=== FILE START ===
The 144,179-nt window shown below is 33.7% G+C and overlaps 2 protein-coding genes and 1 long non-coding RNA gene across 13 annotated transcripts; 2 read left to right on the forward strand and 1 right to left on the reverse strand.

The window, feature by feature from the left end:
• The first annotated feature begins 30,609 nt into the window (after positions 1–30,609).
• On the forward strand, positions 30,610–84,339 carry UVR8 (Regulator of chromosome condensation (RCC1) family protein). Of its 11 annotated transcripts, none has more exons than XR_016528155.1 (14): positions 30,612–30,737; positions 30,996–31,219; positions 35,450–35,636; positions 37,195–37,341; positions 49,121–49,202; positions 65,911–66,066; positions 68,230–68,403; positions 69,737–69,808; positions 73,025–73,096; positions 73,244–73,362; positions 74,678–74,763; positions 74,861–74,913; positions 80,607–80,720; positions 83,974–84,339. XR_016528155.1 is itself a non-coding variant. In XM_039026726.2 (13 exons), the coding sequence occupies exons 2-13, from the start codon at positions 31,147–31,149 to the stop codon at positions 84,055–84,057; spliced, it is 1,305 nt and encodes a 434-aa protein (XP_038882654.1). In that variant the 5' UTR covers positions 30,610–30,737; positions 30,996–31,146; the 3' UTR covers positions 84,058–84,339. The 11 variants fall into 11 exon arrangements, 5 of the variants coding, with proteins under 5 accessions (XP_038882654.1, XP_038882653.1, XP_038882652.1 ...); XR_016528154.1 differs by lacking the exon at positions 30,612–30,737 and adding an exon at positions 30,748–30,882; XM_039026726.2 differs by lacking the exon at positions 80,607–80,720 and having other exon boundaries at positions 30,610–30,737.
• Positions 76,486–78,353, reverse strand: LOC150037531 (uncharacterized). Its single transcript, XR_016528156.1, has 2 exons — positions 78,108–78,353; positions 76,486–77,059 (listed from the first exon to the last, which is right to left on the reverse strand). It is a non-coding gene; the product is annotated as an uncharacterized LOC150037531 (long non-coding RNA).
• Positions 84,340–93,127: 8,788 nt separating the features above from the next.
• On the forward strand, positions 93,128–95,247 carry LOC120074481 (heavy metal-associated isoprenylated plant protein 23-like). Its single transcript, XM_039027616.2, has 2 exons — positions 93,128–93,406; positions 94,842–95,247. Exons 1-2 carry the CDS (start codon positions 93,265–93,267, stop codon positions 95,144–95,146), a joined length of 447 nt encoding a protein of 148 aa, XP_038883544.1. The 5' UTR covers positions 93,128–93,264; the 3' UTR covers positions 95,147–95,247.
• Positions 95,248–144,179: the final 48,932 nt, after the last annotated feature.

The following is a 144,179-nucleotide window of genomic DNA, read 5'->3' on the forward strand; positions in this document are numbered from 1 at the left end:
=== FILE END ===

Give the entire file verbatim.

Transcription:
The 144,179-nt window shown below is 33.7% G+C and overlaps 2 protein-coding genes and 1 long non-coding RNA gene across 13 annotated transcripts; 2 read left to right on the forward strand and 1 right to left on the reverse strand.

The window, feature by feature from the left end:
• The first annotated feature begins 30,609 nt into the window (after positions 1–30,609).
• On the forward strand, positions 30,610–84,339 carry UVR8 (Regulator of chromosome condensation (RCC1) family protein). Of its 11 annotated transcripts, none has more exons than XR_016528155.1 (14): positions 30,612–30,737; positions 30,996–31,219; positions 35,450–35,636; positions 37,195–37,341; positions 49,121–49,202; positions 65,911–66,066; positions 68,230–68,403; positions 69,737–69,808; positions 73,025–73,096; positions 73,244–73,362; positions 74,678–74,763; positions 74,861–74,913; positions 80,607–80,720; positions 83,974–84,339. XR_016528155.1 is itself a non-coding variant. In XM_039026726.2 (13 exons), the coding sequence occupies exons 2-13, from the start codon at positions 31,147–31,149 to the stop codon at positions 84,055–84,057; spliced, it is 1,305 nt and encodes a 434-aa protein (XP_038882654.1). In that variant the 5' UTR covers positions 30,610–30,737; positions 30,996–31,146; the 3' UTR covers positions 84,058–84,339. The 11 variants fall into 11 exon arrangements, 5 of the variants coding, with proteins under 5 accessions (XP_038882654.1, XP_038882653.1, XP_038882652.1 ...); XR_016528154.1 differs by lacking the exon at positions 30,612–30,737 and adding an exon at positions 30,748–30,882; XM_039026726.2 differs by lacking the exon at positions 80,607–80,720 and having other exon boundaries at positions 30,610–30,737.
• Positions 76,486–78,353, reverse strand: LOC150037531 (uncharacterized). Its single transcript, XR_016528156.1, has 2 exons — positions 78,108–78,353; positions 76,486–77,059 (listed from the first exon to the last, which is right to left on the reverse strand). It is a non-coding gene; the product is annotated as an uncharacterized LOC150037531 (long non-coding RNA).
• Positions 84,340–93,127: 8,788 nt separating the features above from the next.
• On the forward strand, positions 93,128–95,247 carry LOC120074481 (heavy metal-associated isoprenylated plant protein 23-like). Its single transcript, XM_039027616.2, has 2 exons — positions 93,128–93,406; positions 94,842–95,247. Exons 1-2 carry the CDS (start codon positions 93,265–93,267, stop codon positions 95,144–95,146), a joined length of 447 nt encoding a protein of 148 aa, XP_038883544.1. The 5' UTR covers positions 93,128–93,264; the 3' UTR covers positions 95,147–95,247.
• Positions 95,248–144,179: the final 48,932 nt, after the last annotated feature.

The following is a 144,179-nucleotide window of genomic DNA, read 5'->3' on the forward strand; positions in this document are numbered from 1 at the left end: